In 2016, the average installation size of small-scale PV systems was around 6 kilowatts or 6000 watts in Australia, approximately double the average size installed in 2013.
The total capacity of PV systems installed in Australia quadrupled between 2011 and 2016.
Australia is a leader in household solar, with more than 1 in 5 Australian households now using solar energy.
There is more than one solar panel installed per person in Australia.
Queensland and South Australia have the highest percentage of houses with solar PV at approximately 30% of all houses in their state with PV.
Australia’s total PV capacity at the end of 2016 is 5.44 gigawatts (billions of watts)
Unlike most other countries, most (approximately 85%) of Australia’s solar capacity comes from small scale solar (less than 10 kilowatt) rather than large solar plants whose capacity ranges from tens to hundreds of thousands of kW.
One reason for the polarity of solar PV in Australia is due to the very high household electricity prices compared to other countries.
The rate of energy generation from Australia’s National Energy Market is approximately 50,000 megawatts or 50,000,000,000 watts.
In 2015, solar passed the 1% threshold of global total electricity generation.
The solar capacity of the globe totals around 300 gigawatts.
The countries with the highest capacity of solar added are Japan (10.5 gigawatts), the United States (13 gigawatts) and China (34.2 gigawatts) in 2016 alone.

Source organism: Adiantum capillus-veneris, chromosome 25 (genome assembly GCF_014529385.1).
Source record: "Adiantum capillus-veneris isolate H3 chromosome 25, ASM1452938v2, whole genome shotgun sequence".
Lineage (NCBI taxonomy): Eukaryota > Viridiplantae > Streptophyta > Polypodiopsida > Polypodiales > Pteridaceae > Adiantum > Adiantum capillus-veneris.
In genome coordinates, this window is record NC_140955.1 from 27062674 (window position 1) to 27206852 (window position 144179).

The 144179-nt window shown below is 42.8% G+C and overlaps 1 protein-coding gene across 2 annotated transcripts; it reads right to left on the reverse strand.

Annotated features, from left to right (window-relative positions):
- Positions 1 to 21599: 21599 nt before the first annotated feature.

Germany leads the world in PV capacity per person, with around 473 watts per person, followed by Italy, Belgium, Japan then Australia (176 watts per person).
Electricity prices from solar have reached a tipping point and now became cheaper than coal in many parts of the world. The global average price of solar is set to beat coal by around 2025.
The global weighted average cost to build a utility-scale solar farm is predicted to fall by 84% from 2009 to 2025 from almost 5000 USD per kilowatt to around 1000 USD per kilowatt.
The record for the cheapest electricity on the planet was set by a Mexican solar plant at 1.77 US cents per kilowatt hour.
Price of electricity from solar is predicted to hit 1 cent per kilowatt hour before 2020.
As of June of 2017, the biggest solar farm on the planet is the Tengger Desert Solar Park located in China aka. “The Great Wall of Solar”. It covers 1,200 square kilometre of land (3.2% of the whole Tengger Desert) and has a capacity of 1500 MW.
Australia will build the world’s biggest solar and battery storage plant in South Australia with 330 MW generating capacity with 3.4 million panels and 1.1 million batteries.
Battery storage allows solar electricity to be used when there is no sunlight. It comes in multiple types including lead-acid, lithium ion and even salt water.
The energy storage market is projected to double six times (32 times bigger) from 2016 to 2030, with projected investments at 103 billion USD by 2030.
Solar panels combined with batteries enables homes to become “off-grid” and rely purely on the sun to provide electricity.
Microgrids are versions of the electricity network that comprises of an electricity generation source, delivery infrastructure and loads that consume this electricity.
Countries that have reached 95 to 100% renewable energy includes Iceland, Paraguay, Tokelau and Uruguay.